The daily Nebraskan. ([Lincoln, Neb.) 1901-current, January 28, 1991, Page 2, Image 2

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    By The
Associated Press
Edited by Jennifer O'Cilka
Saddam forces troops to fight
Saddam Hussein’s front line, though
hammered by allied air strikes and
manned by dispirited, lice-ridden
soldiers, can hold out for months,
senior allied officers fear.
“They will
fight because
they have no _
choice,” said a
Saudi officer
with access to
defecting Iraqis.
“They know
they might sur
vive a battle, but if they run they will
be shot.”
Like other senior Saudi officers,
he spoke frankly only when assured
of anonymity, fearful of contradict
ing official optimism. But he reflected
a view widely held among command
ers close to the front.
“Nothing about this is going to be
easy,” said Lt. Col. Hu Blazer, a U.S.
Army maintenance battalion com
mander who learned the hard way in
V ietnam the limits of air suppoit in a
ground war.
Group Capt. Niall Irving of Brit
ain’s Royal Air Force told reporters
Saturday of plans to house Iraqi pris
oners of war.
“I think we are anticipating huge
numbers—once (ground) operations
start or maybe even before — are
going to give themselves up fairly
Iraqis might surrender en masse
once their lines are penetrated and
control structures break down, allied
ground commanders say. Until then,
the allies expect a withering hail of
Iraqi artillery fire and rockets.
Treacherous minefields are de
signed not only to slow allied forces
from moving north but also to stop
Iraqis from fleeing south.
“Saddam has 4,000 Republican
Guards assigned to every division
whose job is to make sure the men
fight,” said a front-line Saudi officer.
“Troops can lake their choice, dying
in front or behind.”
The Republican Guards are the
elite core of the Iraqi army and arc
considered especially loyal to Sad
Clearly, the air war is taking a
heavy toll. Bombs from B-52s gouge
gaping craters, blasting away gun
emplacements and munitions stores.
Strafing raids disrupt Iraqi supply lines
and communications.
But many of Iraq’s 530,000 troops
in the Kuwait theater are secure in
hardened bunkers, and their 155mm
guns are capable of pinpoint accuracy
with conventional or chemical shells.
While U.S. forces are equipped
with old-style howitzers, loaded one
shell at a time by a burly “number
one man,” the Iraqis have French
made automatic howitzers.
Iraq’s Soviet-made T-72 tanks, with
laser-guided fire and heavy armor,
are a fair match for the Americans’
M-l Abrams tanks and their range is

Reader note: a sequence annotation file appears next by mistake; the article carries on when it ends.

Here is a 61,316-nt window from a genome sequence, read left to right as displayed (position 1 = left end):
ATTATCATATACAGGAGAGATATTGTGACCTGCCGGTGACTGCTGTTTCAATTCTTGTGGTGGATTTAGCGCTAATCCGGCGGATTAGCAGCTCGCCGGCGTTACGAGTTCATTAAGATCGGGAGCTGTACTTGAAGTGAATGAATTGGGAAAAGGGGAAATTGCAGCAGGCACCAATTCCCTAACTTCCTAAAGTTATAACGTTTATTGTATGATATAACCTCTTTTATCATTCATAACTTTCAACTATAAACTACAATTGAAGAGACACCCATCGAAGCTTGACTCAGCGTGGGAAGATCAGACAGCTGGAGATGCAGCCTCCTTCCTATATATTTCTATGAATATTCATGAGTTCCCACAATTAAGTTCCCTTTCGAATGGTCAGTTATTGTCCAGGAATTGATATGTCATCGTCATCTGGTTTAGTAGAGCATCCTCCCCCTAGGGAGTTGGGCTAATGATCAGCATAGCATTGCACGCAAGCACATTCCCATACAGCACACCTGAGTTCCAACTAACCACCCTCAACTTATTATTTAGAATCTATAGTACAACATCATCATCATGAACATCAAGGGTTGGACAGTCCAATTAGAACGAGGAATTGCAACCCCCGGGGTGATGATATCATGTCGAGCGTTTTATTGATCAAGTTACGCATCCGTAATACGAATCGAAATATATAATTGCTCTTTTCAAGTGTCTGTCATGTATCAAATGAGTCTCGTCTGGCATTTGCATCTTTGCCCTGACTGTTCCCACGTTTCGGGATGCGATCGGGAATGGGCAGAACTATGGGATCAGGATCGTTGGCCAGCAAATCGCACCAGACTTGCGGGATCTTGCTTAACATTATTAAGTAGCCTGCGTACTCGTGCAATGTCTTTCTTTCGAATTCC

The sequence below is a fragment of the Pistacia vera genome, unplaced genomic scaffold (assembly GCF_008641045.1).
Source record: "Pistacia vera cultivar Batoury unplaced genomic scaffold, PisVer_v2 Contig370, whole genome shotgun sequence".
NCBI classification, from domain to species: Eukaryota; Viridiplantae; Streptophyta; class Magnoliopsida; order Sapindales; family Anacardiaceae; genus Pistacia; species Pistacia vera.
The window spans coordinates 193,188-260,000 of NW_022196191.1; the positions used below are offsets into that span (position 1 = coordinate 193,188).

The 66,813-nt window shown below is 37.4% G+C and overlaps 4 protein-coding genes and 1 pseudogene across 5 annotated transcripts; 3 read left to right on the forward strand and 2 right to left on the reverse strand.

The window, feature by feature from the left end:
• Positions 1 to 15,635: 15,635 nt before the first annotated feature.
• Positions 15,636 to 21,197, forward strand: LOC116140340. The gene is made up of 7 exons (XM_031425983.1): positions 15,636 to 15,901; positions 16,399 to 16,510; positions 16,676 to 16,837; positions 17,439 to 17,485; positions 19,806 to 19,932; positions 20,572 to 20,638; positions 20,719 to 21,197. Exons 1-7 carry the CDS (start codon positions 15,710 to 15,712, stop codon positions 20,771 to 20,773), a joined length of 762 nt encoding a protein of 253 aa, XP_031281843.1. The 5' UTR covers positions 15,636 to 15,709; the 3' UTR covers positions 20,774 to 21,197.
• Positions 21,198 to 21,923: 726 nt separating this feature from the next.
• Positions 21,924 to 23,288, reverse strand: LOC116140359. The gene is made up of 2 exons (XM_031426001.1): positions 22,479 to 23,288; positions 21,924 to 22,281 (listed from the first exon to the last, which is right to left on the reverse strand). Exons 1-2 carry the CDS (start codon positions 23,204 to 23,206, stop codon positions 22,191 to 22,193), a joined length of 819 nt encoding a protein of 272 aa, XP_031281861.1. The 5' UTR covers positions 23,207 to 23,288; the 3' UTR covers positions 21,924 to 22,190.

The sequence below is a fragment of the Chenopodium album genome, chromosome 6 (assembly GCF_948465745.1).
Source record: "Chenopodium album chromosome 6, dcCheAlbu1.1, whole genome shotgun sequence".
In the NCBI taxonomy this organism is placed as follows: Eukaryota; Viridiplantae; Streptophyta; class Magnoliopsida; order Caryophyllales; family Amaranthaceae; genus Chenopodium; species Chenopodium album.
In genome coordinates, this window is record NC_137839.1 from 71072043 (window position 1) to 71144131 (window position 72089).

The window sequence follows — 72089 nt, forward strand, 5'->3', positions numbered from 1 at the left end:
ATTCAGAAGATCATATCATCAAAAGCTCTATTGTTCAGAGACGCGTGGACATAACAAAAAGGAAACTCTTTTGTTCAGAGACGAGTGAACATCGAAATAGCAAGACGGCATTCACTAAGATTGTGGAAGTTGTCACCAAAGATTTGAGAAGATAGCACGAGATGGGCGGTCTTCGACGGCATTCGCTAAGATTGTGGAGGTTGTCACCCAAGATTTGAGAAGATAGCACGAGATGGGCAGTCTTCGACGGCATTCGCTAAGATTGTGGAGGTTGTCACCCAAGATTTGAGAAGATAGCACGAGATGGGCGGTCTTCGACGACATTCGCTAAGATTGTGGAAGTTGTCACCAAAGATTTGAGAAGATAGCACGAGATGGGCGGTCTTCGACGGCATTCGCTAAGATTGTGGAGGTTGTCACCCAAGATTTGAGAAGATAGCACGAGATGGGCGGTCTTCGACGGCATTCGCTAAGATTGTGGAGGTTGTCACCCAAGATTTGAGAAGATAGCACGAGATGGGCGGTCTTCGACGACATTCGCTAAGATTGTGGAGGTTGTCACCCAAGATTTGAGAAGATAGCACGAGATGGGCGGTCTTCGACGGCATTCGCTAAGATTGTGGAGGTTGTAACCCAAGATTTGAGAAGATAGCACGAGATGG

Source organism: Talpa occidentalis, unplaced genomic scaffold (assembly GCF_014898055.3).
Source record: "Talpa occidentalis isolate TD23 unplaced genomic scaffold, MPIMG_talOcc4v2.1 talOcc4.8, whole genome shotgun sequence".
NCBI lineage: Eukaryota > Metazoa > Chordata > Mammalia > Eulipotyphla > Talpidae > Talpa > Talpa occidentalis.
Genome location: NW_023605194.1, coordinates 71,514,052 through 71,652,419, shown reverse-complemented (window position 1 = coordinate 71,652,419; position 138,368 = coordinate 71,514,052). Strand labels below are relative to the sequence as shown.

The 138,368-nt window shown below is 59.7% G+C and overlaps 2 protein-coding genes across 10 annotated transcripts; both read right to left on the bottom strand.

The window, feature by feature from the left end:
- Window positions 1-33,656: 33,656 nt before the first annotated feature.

longer than the older-model, smaller
U.S. M-60s.
U.S. Marine officers say the Iraqis
have built concentric sand berms, 12
foot-high walls, behind moats which
can be filled with flaming oil. Explo
sive butane tanks are buried under
likely tank routes.
A half million mines in two broad
belts form an outer defense, from the
Saudi-Iraqi border, and many more
are expected to be scattered on the
way toward inner fortifications at
Kuwait City.
A Saudi commander confirmed that
many Iraqis were prepared to defect,
and said those taken prisoner offered
little resistance when their enemy was
upon them.
In a briefing, Group Captain Irv
ing said Iraqi prisoners had been down
to one meal a day and one said he had
not seen meat in weeks. Many had
lice and open sores because they had
to get by on a single uniform.
But the Saudi officer warned against
interpreting this as a portent of quick
“Most of them know they won’t
win,” he said, “but they’re not going
to go away.”
He also noted that a large part of
Saddam’s army was well-trained and
motivated. Some take comfort in the
Islamic belief that a warrior martyred
in a holy war will earn a place in
Soviet captain
shoots Lithuanian
VILNIUS, U.S.S.R. - A Soviet army
captain shot a Lithuanian at a military
checkpoint Sunday, and officials of
the breakway republic said they have
begun keeping a record of brutality
inflicted on their citizens, a govern
ment spokesman said.
Government spokesman Audrius
Azubalis said a Soviet patrol stopped
the Lithuanian, who was driving a car
with two hitchhikers about 1 a.m.The
driver was asked to get out of the car
and put his hands on the windshield.
A shot fired at the ground by the
captain, apparently as a warning, rico
cheted and hit the man in the leg. The
Lithuanian, identified as A. Shalkin
gas, was taken to a Vilnius hospital
for treatment.
Azubalis also said the last of six
Lithuanians seized after a shooting
incident involving paratroopers Thurs
day was released, then taken to a
hospital for treatment of a concus
The Lithuanian Health Ministry
reported a similar case Saturday in
Kaunas, 60 miles west of Vilnius,
where a man detained Jan. 24 by the
military was released and taken to a